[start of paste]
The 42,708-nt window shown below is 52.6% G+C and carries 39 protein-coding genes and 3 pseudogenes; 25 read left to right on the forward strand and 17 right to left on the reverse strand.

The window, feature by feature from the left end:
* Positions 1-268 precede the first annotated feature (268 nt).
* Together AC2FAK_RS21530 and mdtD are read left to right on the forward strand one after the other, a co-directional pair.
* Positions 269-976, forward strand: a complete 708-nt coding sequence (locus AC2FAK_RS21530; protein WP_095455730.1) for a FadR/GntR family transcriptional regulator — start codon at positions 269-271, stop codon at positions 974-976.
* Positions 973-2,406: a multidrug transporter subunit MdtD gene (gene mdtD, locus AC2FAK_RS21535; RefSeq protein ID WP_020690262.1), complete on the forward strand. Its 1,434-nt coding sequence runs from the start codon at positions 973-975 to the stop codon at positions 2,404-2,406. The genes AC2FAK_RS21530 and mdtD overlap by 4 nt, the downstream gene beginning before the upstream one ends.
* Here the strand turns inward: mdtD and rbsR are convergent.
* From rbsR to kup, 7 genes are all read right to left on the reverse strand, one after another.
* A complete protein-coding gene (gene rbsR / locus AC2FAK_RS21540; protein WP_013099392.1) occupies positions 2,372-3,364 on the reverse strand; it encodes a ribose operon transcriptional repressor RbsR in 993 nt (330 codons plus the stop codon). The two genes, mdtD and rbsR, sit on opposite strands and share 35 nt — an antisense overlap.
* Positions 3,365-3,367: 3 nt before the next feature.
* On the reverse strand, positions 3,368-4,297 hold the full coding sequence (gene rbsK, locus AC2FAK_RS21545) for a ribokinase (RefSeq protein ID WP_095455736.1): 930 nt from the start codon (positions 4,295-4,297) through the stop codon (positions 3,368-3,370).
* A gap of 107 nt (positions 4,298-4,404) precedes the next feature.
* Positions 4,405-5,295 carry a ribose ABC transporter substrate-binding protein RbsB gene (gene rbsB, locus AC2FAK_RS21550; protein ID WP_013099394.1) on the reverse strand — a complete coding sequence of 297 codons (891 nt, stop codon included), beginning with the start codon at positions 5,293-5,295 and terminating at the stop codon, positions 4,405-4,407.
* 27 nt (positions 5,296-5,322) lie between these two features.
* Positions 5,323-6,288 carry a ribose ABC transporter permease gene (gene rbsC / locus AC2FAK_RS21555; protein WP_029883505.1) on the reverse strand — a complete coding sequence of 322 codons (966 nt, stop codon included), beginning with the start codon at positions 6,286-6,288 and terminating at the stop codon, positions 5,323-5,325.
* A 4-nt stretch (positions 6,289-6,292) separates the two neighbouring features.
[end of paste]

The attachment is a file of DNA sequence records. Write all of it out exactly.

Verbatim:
The 42,708-nt window shown below is 52.6% G+C and carries 39 protein-coding genes and 3 pseudogenes; 25 read left to right on the forward strand and 17 right to left on the reverse strand.

The window, feature by feature from the left end:
* Positions 1-268 precede the first annotated feature (268 nt).
* Together AC2FAK_RS21530 and mdtD are read left to right on the forward strand one after the other, a co-directional pair.
* Positions 269-976, forward strand: a complete 708-nt coding sequence (locus AC2FAK_RS21530; protein WP_095455730.1) for a FadR/GntR family transcriptional regulator — start codon at positions 269-271, stop codon at positions 974-976.
* Positions 973-2,406: a multidrug transporter subunit MdtD gene (gene mdtD, locus AC2FAK_RS21535; RefSeq protein ID WP_020690262.1), complete on the forward strand. Its 1,434-nt coding sequence runs from the start codon at positions 973-975 to the stop codon at positions 2,404-2,406. The genes AC2FAK_RS21530 and mdtD overlap by 4 nt, the downstream gene beginning before the upstream one ends.
* Here the strand turns inward: mdtD and rbsR are convergent.
* From rbsR to kup, 7 genes are all read right to left on the reverse strand, one after another.
* A complete protein-coding gene (gene rbsR / locus AC2FAK_RS21540; protein WP_013099392.1) occupies positions 2,372-3,364 on the reverse strand; it encodes a ribose operon transcriptional repressor RbsR in 993 nt (330 codons plus the stop codon). The two genes, mdtD and rbsR, sit on opposite strands and share 35 nt — an antisense overlap.
* Positions 3,365-3,367: 3 nt before the next feature.
* On the reverse strand, positions 3,368-4,297 hold the full coding sequence (gene rbsK, locus AC2FAK_RS21545) for a ribokinase (RefSeq protein ID WP_095455736.1): 930 nt from the start codon (positions 4,295-4,297) through the stop codon (positions 3,368-3,370).
* A gap of 107 nt (positions 4,298-4,404) precedes the next feature.
* Positions 4,405-5,295 carry a ribose ABC transporter substrate-binding protein RbsB gene (gene rbsB, locus AC2FAK_RS21550; protein ID WP_013099394.1) on the reverse strand — a complete coding sequence of 297 codons (891 nt, stop codon included), beginning with the start codon at positions 5,293-5,295 and terminating at the stop codon, positions 4,405-4,407.
* 27 nt (positions 5,296-5,322) lie between these two features.
* Positions 5,323-6,288 carry a ribose ABC transporter permease gene (gene rbsC / locus AC2FAK_RS21555; protein WP_029883505.1) on the reverse strand — a complete coding sequence of 322 codons (966 nt, stop codon included), beginning with the start codon at positions 6,286-6,288 and terminating at the stop codon, positions 5,323-5,325.
* A 4-nt stretch (positions 6,289-6,292) separates the two neighbouring features.